Where Programmers Come From

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Where do programmers come from? Are they incubated in special vials, or are they naturally born to code? Are they bred by unrelenting CEOs, or are they merely damaged middle-management types suffering from the abuse of line-of-business executives?

"They're trained employees!" you say.

Ha! Not likely! Management stopped paying for training ages ago, and a quick look in college programming classes will reveal that the number of students enrolled has hit an all-time low.

No, despite what the large computer manufacturers and software houses may say to the contrary, programmers are mystical creatures that first appeared on the planet about 60 years ago at the dawn of computerization.

The Mystery

No one knows for certain where programmers came from.

Some speculate that programmers are actually the dark twins of marketing executives (that other race of unnatural humanity): Every time a bogus idea springs forth from a marking executive's mouth, seven programmers are called up out of the abyss to try to fulfill the promise. If they succeed, the marketing exec gets a raise; if they fail, the programmers become the chattel of the CFO, who toys with their precious algorithms and then bites off their heads.

Others speculate that programmers arrived when their home planet was destroyed, that their spaceship is hidden in a giant cave in Arizona, that after they crashed they fanned out across the nation in search of algorithms to feed their superior intellects. According to this theory, although they often look like normal human beings, programmers are actually superheroes on a mission.

What is that mission? To save your company!

Special Creatures

Regardless of where they come from, however, there is no denying that programmers are special creatures, requiring special housing, feeding, and care. Like gerbils, they tend to be messy nesters, and they prefer living in cubby holes and cubicles. They are easily attracted to iridescent light, which explains why you can often find them gathered around CRT screens, staring blankly, munching potato chips and Snickers bars while sipping black, syrupy espresso. And though their jargon is often unintelligible, they can sometimes be house-trained into carrying on a civilized conversation in society. Such training is not easy, however, because programmers have a uncanny ability to transform spoken conversation into strings of acronyms that have a mystical meaning for them.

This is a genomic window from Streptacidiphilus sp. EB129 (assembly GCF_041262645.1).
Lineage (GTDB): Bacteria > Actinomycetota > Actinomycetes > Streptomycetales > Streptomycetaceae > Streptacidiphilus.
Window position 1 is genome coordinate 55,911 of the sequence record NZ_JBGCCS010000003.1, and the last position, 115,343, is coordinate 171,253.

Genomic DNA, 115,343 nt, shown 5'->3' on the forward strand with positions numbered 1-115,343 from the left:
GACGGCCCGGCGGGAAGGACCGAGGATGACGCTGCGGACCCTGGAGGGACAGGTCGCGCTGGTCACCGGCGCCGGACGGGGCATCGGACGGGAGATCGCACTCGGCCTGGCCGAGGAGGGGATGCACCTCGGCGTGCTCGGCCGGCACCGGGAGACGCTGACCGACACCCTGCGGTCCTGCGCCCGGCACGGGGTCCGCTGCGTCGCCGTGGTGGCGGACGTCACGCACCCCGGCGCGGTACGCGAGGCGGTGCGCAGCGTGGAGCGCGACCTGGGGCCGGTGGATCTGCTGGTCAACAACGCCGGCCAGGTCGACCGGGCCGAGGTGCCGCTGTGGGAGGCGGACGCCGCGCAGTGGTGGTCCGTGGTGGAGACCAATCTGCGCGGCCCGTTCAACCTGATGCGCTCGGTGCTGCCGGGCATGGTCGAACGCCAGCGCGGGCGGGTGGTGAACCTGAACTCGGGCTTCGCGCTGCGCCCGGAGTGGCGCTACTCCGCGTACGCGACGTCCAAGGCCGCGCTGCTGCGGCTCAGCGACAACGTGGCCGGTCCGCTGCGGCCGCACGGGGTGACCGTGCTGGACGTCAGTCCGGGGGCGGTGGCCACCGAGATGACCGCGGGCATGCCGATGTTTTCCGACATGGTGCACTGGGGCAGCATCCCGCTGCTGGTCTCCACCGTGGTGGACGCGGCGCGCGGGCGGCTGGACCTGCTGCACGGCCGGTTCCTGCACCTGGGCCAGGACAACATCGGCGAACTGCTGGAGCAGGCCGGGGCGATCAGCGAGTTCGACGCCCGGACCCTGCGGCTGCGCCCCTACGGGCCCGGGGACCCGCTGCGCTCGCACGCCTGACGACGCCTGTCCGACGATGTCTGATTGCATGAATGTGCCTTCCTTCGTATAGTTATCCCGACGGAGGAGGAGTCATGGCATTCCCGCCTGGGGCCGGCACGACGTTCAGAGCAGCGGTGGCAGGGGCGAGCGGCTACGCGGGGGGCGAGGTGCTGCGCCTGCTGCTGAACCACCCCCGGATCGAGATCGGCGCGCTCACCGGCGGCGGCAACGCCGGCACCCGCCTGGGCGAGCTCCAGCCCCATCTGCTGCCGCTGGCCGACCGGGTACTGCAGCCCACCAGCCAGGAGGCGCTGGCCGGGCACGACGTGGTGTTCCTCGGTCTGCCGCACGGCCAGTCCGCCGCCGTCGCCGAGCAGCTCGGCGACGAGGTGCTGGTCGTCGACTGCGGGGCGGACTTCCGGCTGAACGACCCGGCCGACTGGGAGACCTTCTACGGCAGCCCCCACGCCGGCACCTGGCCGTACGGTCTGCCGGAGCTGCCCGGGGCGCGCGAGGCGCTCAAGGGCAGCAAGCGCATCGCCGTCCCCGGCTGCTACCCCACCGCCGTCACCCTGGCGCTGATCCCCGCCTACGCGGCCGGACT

Take, for instance, RPG.

The Origins of RPG: A Different Kind of Creation Myth

RPG is a programming language. Its true origins are now lost to history, but programmers have created certain legends and theories around the meaning of the acronym RPG.

One theory holds that the acronym stands for "Role Playing Game" and that the language was invented as a sales tool by IBM in the early 1950s. Although its use in the technology of game programming was never widely accepted, we do know that RPG was very successfully marketed by IBM to its business computer customers. This theory has been supported by a number of interoffice memorandums discovered at various archeological office sites that once housed IBM account representatives. These memos reveal a persuasive sales strategy that was often duplicated by other manufacturers of computing devices.

RPG: The "Role Playing Game" Theory

This is how the Role Playing Game strategy worked. Customers were first herded together into IBM's lobby, where they were told to wait for their sales representatives' return from their famous four-hour lunches. While they waited, they were entertained by a well-trained staff of system engineers (SEs) who conducted so-called "technical business seminars." These seminars were designed to demonstrate how automation could resolve difficult business problems.

The customers were broken into competing teams, provided with large 80-column index cards, and then--using a special code called EBCDIC--instructed to punch out patterns on the cards that represented their bank account numbers and their mother's maiden names. The cards were then randomly distributed to the players on the opposing team.

The first team to decode the encrypted index cards and phone the opposing players' banks was proclaimed the winner and was awarded the proceeds of the bank accounts.

Of course, the winners generated a lot of bad feelings from the losing team. It was while these customers wept that the IBM sales team would miraculously appear at the door, returned from their four-hour lunch breaks.

"What's all the commotion?" they would ask. When the losing customers complained about the scam that had just been perpetrated, the sales team would shift into high gear.

"IBM," they said, "has a programming language that can automatically decode all the cards in a matter of seconds. With this program product, you and your team can always be the ultimate winners." The sales team would then lead the customers into their offices and continue the sales pitch. What they sold these customers, according to the recovered memos, was RPG.